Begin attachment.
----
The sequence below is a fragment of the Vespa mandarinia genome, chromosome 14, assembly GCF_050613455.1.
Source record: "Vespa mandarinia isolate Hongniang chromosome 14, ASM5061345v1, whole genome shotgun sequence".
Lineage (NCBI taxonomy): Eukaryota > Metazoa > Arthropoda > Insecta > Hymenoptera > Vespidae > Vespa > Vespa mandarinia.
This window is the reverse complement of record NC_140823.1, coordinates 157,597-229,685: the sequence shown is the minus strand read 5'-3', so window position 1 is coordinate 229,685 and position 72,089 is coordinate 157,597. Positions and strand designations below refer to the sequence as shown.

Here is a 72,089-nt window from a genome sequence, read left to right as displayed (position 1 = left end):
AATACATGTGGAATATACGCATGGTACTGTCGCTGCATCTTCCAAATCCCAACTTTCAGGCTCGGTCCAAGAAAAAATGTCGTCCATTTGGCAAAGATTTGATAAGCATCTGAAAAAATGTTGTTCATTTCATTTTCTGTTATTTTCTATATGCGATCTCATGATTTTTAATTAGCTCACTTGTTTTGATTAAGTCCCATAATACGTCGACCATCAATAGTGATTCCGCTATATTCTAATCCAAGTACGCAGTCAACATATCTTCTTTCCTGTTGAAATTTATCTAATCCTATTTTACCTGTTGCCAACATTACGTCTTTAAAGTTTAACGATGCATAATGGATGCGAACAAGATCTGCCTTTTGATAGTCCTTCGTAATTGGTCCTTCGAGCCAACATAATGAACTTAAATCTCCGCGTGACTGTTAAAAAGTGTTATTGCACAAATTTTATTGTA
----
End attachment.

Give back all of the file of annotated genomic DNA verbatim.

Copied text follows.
The sequence below is a fragment of the Vespa mandarinia genome, chromosome 14, assembly GCF_050613455.1.
Source record: "Vespa mandarinia isolate Hongniang chromosome 14, ASM5061345v1, whole genome shotgun sequence".
Lineage (NCBI taxonomy): Eukaryota > Metazoa > Arthropoda > Insecta > Hymenoptera > Vespidae > Vespa > Vespa mandarinia.
This window is the reverse complement of record NC_140823.1, coordinates 157,597-229,685: the sequence shown is the minus strand read 5'-3', so window position 1 is coordinate 229,685 and position 72,089 is coordinate 157,597. Positions and strand designations below refer to the sequence as shown.

Here is a 72,089-nt window from a genome sequence, read left to right as displayed (position 1 = left end):
AATACATGTGGAATATACGCATGGTACTGTCGCTGCATCTTCCAAATCCCAACTTTCAGGCTCGGTCCAAGAAAAAATGTCGTCCATTTGGCAAAGATTTGATAAGCATCTGAAAAAATGTTGTTCATTTCATTTTCTGTTATTTTCTATATGCGATCTCATGATTTTTAATTAGCTCACTTGTTTTGATTAAGTCCCATAATACGTCGACCATCAATAGTGATTCCGCTATATTCTAATCCAAGTACGCAGTCAACATATCTTCTTTCCTGTTGAAATTTATCTAATCCTATTTTACCTGTTGCCAACATTACGTCTTTAAAGTTTAACGATGCATAATGGATGCGAACAAGATCTGCCTTTTGATAGTCCTTCGTAATTGGTCCTTCGAGCCAACATAATGAACTTAAATCTCCGCGTGACTGTTAAAAAGTGTTATTGCACAAATTTTATTGTA